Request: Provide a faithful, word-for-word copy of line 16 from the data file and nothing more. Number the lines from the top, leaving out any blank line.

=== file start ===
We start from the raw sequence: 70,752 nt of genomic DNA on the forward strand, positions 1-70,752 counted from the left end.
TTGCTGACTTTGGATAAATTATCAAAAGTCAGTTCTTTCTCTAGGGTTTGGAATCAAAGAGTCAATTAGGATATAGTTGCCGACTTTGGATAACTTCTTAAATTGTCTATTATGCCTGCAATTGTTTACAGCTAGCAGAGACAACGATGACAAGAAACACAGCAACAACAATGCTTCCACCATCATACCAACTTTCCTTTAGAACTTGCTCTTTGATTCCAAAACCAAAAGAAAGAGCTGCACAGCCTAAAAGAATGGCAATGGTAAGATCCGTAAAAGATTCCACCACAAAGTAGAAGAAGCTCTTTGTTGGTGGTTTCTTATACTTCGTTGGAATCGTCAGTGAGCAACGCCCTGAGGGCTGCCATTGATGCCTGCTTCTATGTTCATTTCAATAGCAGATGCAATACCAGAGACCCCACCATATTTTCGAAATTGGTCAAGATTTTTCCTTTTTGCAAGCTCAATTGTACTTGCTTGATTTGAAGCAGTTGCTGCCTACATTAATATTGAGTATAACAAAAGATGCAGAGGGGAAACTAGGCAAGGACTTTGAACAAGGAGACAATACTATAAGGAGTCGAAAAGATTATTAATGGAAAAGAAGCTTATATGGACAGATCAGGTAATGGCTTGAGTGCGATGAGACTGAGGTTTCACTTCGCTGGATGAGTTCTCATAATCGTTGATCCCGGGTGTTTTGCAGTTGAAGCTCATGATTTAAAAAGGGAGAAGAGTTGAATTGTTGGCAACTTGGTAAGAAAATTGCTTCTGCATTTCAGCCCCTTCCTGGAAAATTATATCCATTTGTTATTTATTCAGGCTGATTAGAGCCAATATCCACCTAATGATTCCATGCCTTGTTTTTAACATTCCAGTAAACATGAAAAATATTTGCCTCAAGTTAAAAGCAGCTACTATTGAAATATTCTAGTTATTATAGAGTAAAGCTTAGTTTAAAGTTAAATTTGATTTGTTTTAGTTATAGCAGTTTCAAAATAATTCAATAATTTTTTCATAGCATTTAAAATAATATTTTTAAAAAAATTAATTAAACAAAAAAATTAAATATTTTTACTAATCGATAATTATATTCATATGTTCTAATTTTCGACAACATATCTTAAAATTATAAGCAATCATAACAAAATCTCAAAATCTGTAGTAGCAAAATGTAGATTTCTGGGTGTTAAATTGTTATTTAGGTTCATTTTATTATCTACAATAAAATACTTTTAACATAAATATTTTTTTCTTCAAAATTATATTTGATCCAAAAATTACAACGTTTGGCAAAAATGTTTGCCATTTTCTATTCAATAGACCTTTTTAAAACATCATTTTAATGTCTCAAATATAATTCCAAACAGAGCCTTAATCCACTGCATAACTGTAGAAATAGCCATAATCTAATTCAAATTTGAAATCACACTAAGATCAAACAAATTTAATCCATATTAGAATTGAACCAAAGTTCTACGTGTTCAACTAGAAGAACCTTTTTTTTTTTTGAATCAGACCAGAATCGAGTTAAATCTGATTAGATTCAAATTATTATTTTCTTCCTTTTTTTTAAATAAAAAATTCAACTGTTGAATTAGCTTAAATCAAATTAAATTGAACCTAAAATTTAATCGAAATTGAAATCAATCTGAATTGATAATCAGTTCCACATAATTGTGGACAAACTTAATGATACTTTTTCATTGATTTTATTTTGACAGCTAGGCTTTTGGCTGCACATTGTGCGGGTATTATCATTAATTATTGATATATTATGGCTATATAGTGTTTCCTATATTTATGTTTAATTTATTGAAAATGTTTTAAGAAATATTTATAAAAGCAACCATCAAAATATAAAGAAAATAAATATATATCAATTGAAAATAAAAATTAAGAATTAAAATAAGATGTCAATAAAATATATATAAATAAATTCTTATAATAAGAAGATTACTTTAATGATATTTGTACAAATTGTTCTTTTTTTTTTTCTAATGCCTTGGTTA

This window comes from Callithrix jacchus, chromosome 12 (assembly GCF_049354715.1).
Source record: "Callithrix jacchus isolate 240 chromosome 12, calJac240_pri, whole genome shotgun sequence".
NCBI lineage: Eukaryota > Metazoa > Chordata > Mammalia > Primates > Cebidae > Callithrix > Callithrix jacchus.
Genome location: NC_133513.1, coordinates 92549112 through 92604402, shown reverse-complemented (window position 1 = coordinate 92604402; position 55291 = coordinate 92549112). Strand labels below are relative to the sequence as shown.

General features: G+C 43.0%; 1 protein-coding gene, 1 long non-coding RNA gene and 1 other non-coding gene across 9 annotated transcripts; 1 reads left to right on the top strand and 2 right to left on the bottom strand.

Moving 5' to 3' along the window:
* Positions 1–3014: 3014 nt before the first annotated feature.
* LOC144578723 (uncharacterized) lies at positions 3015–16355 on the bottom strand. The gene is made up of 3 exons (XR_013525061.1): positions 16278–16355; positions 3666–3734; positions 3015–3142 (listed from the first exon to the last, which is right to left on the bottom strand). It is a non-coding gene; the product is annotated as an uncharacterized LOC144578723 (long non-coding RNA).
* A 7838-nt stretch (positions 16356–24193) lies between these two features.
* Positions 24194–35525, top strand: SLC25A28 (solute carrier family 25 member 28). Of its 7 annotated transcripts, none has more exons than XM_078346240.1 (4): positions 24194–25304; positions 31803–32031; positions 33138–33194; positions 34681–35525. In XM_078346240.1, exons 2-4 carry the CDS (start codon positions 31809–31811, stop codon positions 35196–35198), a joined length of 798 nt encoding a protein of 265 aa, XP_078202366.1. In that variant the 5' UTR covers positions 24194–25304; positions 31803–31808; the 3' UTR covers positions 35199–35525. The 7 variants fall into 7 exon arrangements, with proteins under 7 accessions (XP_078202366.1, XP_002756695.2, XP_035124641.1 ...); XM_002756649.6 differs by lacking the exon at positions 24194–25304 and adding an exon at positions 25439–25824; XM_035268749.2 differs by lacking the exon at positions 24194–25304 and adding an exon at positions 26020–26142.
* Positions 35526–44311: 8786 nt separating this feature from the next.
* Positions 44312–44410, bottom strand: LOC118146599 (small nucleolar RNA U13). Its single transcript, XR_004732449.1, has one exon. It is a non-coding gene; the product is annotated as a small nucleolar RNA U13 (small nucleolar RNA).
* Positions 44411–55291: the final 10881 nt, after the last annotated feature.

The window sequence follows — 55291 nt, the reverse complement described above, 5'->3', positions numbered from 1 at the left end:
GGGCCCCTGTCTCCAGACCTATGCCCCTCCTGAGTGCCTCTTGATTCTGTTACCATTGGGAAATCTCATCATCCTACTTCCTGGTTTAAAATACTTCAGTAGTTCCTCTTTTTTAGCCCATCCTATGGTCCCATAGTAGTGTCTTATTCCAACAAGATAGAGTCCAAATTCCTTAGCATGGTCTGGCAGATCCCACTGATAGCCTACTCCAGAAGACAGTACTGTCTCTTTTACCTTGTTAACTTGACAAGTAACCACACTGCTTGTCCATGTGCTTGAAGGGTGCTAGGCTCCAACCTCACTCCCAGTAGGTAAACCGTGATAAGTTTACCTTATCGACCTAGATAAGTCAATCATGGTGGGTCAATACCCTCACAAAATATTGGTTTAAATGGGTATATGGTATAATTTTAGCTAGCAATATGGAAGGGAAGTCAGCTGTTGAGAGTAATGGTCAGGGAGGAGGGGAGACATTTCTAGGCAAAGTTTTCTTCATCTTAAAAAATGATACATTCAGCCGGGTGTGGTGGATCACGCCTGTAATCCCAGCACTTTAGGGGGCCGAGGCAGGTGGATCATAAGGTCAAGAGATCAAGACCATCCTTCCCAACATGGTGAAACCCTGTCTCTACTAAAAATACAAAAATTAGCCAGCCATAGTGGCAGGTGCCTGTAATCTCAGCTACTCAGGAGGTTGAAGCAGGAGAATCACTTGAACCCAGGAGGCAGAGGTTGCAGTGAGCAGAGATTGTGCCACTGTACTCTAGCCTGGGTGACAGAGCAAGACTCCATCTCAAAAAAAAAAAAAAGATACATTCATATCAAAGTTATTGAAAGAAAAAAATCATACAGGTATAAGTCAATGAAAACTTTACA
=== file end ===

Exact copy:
The window sequence follows — 55291 nt, the reverse complement described above, 5'->3', positions numbered from 1 at the left end: